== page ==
When the federal legislation that was to apply to assisted reproduction was first introduced in 2004, it failed to follow the recommendations of the 2001 Canadian House of Commons Standing Committee on Health.

That Committee did some excellent work which has to date largely fallen on deaf ears. It made many recommendations, including that there be a maximum number of children born from a single donor, that donors consent to being identified, and that there be eligibility requirements for donors and recipients. Most importantly, the interests of the children born from assisted human reproduction were to be protected and given paramount consideration.

As discussed in the last part of this series, our governments’ failure to protect the best interests of the people created through third party reproduction is also out of step with the United Nations Convention on the Rights of the Child — the most widely accepted of all UN conventions.

What minimum provisions could we enact to protect the best interests of the people created, and better align with our international commitments?

“Donor anonymity” ought to be prohibited. People must be permitted to know the identity of those who contribute to their conception. They must be allowed the opportunity to have a relationship with them, should the person so created desire it.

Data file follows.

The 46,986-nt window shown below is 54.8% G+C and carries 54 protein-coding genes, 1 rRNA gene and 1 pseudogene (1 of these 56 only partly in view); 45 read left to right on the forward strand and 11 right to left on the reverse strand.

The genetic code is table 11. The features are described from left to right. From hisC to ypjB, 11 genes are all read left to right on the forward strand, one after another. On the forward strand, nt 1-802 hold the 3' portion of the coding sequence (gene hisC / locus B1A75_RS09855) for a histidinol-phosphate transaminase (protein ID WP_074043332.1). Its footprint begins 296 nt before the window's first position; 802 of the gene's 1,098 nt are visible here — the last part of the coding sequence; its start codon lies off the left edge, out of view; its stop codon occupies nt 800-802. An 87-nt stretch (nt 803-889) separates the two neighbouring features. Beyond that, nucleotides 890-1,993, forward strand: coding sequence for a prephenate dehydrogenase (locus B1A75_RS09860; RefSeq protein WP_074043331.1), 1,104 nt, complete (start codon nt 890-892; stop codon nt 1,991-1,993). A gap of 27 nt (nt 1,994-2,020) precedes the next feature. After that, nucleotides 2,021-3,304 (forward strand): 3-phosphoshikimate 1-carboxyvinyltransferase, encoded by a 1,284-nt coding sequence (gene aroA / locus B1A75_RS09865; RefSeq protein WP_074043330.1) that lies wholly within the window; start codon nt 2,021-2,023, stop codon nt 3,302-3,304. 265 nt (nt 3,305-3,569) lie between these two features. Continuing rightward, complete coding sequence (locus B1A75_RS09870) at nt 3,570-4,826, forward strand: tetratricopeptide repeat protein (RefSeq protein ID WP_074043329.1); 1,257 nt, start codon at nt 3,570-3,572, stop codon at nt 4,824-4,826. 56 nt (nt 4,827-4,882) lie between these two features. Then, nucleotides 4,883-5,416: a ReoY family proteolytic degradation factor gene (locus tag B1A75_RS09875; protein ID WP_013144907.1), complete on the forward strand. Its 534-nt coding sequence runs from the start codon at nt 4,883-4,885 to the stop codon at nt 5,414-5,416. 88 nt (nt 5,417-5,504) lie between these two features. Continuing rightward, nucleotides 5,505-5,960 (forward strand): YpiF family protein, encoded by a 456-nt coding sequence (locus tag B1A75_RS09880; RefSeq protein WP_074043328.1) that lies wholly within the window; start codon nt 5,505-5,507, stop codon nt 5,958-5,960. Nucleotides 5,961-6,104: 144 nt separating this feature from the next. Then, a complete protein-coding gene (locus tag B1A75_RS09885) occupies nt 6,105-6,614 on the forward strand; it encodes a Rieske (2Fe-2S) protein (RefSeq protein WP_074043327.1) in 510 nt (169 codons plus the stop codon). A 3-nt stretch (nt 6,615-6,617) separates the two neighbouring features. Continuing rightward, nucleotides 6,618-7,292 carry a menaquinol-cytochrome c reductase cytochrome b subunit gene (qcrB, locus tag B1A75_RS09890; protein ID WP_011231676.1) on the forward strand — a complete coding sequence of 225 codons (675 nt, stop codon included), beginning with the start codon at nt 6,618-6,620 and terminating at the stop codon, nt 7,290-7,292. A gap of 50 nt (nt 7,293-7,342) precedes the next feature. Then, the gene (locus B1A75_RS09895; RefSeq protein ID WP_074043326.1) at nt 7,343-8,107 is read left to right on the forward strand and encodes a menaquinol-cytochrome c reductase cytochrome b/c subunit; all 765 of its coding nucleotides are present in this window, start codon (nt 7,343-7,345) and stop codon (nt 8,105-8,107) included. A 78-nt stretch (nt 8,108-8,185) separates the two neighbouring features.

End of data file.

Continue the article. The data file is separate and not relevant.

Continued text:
Counseling must be compulsory for all involved, including the intended parents and the person providing their reproductive material, BEFORE they decide to proceed. Fertility clinics , fertility banks and those who provide their reproductive material should be required to sign a document confirming that such counseling has taken place.

Those who provide their reproductive material ought to be made aware that the person being created may desire a relationship with them, and they ought to be required to commit to this, should that person so desire it. Intended parents ought to be educated on this also. They must realize that the people created have the same innate need that we all do (but which many of us take for granted) to know our genetic history. This has long term implications for spouses, other children who will be half siblings, and other relatives.